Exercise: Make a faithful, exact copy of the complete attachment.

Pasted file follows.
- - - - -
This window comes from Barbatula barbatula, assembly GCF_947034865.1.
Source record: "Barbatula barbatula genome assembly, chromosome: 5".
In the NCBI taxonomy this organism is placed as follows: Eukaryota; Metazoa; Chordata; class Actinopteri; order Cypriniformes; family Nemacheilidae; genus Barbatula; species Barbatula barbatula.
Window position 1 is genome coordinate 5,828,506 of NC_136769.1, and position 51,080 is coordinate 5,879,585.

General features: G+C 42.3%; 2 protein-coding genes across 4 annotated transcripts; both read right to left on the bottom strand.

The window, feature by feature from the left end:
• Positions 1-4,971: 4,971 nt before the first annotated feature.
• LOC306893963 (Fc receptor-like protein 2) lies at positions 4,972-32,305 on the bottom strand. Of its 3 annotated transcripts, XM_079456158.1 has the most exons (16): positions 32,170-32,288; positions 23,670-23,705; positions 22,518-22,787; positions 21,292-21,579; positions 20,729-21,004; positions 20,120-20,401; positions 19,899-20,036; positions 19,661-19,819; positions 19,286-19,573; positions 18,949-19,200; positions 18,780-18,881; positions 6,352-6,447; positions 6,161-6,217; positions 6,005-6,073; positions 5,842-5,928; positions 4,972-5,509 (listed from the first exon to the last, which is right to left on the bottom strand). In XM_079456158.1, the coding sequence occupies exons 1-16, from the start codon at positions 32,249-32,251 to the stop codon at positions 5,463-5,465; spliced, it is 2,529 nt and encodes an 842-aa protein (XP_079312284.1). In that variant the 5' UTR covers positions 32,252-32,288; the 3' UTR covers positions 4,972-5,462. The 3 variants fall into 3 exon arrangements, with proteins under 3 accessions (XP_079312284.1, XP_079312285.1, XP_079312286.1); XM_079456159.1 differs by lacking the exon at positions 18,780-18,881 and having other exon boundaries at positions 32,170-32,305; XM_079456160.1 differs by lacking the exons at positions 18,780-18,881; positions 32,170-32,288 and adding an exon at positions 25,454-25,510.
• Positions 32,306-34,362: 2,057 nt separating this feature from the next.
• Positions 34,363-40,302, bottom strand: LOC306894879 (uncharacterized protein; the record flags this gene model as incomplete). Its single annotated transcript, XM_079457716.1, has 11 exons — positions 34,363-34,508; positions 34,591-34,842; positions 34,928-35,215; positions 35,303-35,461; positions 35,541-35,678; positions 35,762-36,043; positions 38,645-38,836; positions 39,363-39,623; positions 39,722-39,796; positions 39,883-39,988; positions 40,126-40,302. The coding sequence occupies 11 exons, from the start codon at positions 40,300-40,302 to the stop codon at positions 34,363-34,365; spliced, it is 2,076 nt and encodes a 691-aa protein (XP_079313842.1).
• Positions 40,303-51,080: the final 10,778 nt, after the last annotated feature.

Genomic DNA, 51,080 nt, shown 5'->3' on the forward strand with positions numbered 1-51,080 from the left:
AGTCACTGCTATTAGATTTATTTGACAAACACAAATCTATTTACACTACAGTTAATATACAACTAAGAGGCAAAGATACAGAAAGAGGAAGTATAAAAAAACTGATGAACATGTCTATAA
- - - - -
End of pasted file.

This window comes from Barbatula barbatula, assembly GCF_947034865.1.
Source record: "Barbatula barbatula genome assembly, chromosome: 5".
In the NCBI taxonomy this organism is placed as follows: Eukaryota; Metazoa; Chordata; class Actinopteri; order Cypriniformes; family Nemacheilidae; genus Barbatula; species Barbatula barbatula.
Window position 1 is genome coordinate 5,828,506 of NC_136769.1, and position 51,080 is coordinate 5,879,585.

General features: G+C 42.3%; 2 protein-coding genes across 4 annotated transcripts; both read right to left on the bottom strand.

The window, feature by feature from the left end:
• Positions 1-4,971: 4,971 nt before the first annotated feature.
• LOC306893963 (Fc receptor-like protein 2) lies at positions 4,972-32,305 on the bottom strand. Of its 3 annotated transcripts, XM_079456158.1 has the most exons (16): positions 32,170-32,288; positions 23,670-23,705; positions 22,518-22,787; positions 21,292-21,579; positions 20,729-21,004; positions 20,120-20,401; positions 19,899-20,036; positions 19,661-19,819; positions 19,286-19,573; positions 18,949-19,200; positions 18,780-18,881; positions 6,352-6,447; positions 6,161-6,217; positions 6,005-6,073; positions 5,842-5,928; positions 4,972-5,509 (listed from the first exon to the last, which is right to left on the bottom strand). In XM_079456158.1, the coding sequence occupies exons 1-16, from the start codon at positions 32,249-32,251 to the stop codon at positions 5,463-5,465; spliced, it is 2,529 nt and encodes an 842-aa protein (XP_079312284.1). In that variant the 5' UTR covers positions 32,252-32,288; the 3' UTR covers positions 4,972-5,462. The 3 variants fall into 3 exon arrangements, with proteins under 3 accessions (XP_079312284.1, XP_079312285.1, XP_079312286.1); XM_079456159.1 differs by lacking the exon at positions 18,780-18,881 and having other exon boundaries at positions 32,170-32,305; XM_079456160.1 differs by lacking the exons at positions 18,780-18,881; positions 32,170-32,288 and adding an exon at positions 25,454-25,510.
• Positions 32,306-34,362: 2,057 nt separating this feature from the next.
• Positions 34,363-40,302, bottom strand: LOC306894879 (uncharacterized protein; the record flags this gene model as incomplete). Its single annotated transcript, XM_079457716.1, has 11 exons — positions 34,363-34,508; positions 34,591-34,842; positions 34,928-35,215; positions 35,303-35,461; positions 35,541-35,678; positions 35,762-36,043; positions 38,645-38,836; positions 39,363-39,623; positions 39,722-39,796; positions 39,883-39,988; positions 40,126-40,302. The coding sequence occupies 11 exons, from the start codon at positions 40,300-40,302 to the stop codon at positions 34,363-34,365; spliced, it is 2,076 nt and encodes a 691-aa protein (XP_079313842.1).
• Positions 40,303-51,080: the final 10,778 nt, after the last annotated feature.

Genomic DNA, 51,080 nt, shown 5'->3' on the forward strand with positions numbered 1-51,080 from the left:
AGTCACTGCTATTAGATTTATTTGACAAACACAAATCTATTTACACTACAGTTAATATACAACTAAGAGGCAAAGATACAGAAAGAGGAAGTATAAAAAAACTGATGAACATGTCTATAA